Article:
I looked at the note and smiled. The smile came at the right time. I was tired, just out of gas and getting on another airplane. Heading out again. But there was that note…again. Reminding me that I have someone who is supporting me. Someone who is on my side. Someone who I can count on no matter what happens.

These little things are big. They have weight- at least to me. I also have come to realize that some folks go through life kinda clueless. They don’t have any idea what is going on around them. They are rushing through everything. They are missing so much of what is going on around them.

But I see the little things. And they brighten up my day. And that makes all the difference!

Photo Friday: Overwelmed

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Here is a picture of a gentleman who is convinced that one trip is much better than four! Do you feel a little like this guy? Carrying the weight of the world on your back?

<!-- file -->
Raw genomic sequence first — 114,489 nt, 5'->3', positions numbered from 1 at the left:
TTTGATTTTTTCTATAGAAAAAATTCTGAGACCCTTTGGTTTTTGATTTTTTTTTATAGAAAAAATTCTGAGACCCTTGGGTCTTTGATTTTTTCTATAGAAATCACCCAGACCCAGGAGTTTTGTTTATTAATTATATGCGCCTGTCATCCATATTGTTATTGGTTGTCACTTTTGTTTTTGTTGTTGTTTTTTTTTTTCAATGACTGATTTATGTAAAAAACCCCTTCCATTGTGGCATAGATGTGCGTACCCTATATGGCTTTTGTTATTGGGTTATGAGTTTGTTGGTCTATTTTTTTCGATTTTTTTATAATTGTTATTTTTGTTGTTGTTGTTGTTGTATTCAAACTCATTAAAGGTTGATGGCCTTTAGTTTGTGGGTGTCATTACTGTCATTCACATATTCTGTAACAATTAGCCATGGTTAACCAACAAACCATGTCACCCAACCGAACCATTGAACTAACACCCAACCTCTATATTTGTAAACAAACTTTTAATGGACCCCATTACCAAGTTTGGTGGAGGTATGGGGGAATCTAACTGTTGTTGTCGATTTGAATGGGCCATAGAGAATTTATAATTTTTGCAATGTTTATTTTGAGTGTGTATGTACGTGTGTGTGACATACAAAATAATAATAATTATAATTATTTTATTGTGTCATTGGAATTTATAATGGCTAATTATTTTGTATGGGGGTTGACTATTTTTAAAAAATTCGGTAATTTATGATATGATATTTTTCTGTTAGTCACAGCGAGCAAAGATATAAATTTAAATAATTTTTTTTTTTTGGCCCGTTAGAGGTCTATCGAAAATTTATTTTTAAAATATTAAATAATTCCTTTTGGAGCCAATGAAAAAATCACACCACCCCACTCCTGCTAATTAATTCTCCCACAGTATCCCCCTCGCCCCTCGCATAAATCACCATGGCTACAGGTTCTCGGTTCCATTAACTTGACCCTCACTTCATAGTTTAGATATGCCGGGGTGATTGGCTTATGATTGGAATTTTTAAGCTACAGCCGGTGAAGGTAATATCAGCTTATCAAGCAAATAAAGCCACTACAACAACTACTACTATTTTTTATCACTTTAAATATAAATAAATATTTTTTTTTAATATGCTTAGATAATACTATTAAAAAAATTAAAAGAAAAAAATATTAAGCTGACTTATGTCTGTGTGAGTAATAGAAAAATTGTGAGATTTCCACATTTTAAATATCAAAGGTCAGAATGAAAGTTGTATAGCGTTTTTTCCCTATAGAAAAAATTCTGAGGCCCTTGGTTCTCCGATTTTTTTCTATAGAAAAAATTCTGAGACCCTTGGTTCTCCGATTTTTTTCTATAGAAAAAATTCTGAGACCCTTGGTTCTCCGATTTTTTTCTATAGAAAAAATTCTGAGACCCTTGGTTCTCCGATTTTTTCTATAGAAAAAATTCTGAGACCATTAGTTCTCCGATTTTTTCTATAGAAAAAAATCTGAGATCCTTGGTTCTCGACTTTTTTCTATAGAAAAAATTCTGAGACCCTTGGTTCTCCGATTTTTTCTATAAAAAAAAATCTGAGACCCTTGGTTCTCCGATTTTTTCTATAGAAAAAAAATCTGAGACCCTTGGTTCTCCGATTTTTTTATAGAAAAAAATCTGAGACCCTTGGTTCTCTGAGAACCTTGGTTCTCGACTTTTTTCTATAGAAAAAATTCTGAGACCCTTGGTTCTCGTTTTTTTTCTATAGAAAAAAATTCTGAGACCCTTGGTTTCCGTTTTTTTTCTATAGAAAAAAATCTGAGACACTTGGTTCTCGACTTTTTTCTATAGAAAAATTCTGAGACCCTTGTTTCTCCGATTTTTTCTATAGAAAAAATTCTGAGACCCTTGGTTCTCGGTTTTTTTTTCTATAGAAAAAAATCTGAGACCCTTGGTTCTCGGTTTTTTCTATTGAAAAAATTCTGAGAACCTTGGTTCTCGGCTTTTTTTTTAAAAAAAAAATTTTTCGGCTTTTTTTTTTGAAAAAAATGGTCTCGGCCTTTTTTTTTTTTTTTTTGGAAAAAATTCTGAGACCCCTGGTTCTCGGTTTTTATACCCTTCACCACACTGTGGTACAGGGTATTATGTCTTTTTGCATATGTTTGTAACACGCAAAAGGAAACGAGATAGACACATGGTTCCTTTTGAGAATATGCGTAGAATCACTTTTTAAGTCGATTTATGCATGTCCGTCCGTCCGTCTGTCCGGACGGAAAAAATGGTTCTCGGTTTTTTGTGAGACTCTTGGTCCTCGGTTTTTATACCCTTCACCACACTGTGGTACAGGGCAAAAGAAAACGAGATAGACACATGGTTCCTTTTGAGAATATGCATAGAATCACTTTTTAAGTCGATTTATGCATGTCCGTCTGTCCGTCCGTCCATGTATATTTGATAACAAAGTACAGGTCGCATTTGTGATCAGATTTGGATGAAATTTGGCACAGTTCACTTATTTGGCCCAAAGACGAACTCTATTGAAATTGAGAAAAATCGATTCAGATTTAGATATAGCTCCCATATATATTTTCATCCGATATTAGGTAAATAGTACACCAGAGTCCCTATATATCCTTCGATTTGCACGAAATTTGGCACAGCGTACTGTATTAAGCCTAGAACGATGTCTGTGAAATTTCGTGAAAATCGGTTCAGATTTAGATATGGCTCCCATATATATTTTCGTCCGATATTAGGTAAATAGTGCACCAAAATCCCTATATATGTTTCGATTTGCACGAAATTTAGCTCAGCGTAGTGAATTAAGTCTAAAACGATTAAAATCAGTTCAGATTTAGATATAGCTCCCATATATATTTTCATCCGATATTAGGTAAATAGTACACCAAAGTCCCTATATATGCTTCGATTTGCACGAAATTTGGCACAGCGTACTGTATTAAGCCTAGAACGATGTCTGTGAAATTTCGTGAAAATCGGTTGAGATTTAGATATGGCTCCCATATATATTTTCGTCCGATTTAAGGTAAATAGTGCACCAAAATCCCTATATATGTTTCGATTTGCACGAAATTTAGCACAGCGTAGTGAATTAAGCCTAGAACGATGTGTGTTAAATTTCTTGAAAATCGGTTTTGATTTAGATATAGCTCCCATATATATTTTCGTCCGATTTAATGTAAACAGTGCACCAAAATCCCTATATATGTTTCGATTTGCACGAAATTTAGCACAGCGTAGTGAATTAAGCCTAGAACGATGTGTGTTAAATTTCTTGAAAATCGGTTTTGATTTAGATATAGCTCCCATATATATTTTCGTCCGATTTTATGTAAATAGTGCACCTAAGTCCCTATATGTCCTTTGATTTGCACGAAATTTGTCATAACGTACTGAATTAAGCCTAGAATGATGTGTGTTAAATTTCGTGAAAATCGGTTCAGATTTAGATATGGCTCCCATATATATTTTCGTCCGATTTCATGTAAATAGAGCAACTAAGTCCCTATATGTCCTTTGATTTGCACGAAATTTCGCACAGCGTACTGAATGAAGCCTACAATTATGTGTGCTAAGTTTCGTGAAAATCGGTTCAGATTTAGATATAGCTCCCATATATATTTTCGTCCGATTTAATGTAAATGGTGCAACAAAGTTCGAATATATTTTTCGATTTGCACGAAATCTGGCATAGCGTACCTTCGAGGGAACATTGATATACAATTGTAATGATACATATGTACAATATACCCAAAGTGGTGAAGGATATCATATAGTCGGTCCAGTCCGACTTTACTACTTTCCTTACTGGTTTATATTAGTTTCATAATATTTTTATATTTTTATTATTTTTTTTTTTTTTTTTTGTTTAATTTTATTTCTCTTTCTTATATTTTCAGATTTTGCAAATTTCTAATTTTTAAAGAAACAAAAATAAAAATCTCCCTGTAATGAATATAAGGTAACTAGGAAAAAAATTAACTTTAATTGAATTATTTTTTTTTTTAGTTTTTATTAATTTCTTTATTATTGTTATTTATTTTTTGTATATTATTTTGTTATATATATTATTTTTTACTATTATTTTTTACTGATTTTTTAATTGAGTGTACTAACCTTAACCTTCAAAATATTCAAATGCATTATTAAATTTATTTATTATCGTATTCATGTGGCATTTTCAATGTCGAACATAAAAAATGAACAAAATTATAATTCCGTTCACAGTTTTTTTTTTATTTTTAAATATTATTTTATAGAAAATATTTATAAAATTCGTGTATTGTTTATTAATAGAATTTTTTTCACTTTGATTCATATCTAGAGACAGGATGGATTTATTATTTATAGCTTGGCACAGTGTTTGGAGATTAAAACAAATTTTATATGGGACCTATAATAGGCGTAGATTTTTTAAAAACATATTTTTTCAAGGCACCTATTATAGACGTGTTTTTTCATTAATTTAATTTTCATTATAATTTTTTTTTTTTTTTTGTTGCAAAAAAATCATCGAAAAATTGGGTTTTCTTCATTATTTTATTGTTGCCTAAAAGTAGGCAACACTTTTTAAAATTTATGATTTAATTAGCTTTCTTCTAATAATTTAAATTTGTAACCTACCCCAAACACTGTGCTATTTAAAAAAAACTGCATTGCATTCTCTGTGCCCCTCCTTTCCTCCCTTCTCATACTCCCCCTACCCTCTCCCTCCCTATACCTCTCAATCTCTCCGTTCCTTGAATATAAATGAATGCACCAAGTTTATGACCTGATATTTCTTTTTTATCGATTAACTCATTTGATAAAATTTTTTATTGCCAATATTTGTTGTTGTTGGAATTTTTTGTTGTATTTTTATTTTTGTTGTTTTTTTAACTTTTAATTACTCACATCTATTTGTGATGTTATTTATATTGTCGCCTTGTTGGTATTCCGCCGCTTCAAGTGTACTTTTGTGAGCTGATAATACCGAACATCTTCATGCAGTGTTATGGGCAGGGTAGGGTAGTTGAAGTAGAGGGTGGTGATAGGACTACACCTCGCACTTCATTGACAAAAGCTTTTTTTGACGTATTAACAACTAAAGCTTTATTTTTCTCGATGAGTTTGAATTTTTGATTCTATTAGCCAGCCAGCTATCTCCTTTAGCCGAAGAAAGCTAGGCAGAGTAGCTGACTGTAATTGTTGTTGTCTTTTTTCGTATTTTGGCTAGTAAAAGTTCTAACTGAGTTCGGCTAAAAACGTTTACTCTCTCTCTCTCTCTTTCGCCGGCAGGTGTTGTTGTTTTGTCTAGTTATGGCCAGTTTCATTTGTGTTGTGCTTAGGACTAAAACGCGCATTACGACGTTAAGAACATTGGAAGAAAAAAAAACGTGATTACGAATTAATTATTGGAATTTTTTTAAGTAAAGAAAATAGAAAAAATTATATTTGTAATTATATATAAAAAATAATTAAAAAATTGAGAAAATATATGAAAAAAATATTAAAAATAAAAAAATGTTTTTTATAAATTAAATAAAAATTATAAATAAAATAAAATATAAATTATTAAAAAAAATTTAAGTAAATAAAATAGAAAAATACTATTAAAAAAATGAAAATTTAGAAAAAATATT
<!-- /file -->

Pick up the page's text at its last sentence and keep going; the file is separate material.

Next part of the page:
Trying to be supermom, superdad, superfriend, superemployee…

The fact is: This never really works! There are consequences. You will suffer from problems like health issues. You will sacrifice other things like time with your loved ones. And many other things that are very important.

So why do we do it? Why do we take on so much stuff ourselves? Why can’t we give it up?

Generally its plain and simple pride and control. We can’t let someone else take care of things. Can’t give it up. Your convinced that you are the only one that can do it right. Can’t take our hands off the wheel and let go. You feel like disaster will happen if you don’t steer things in the right direction.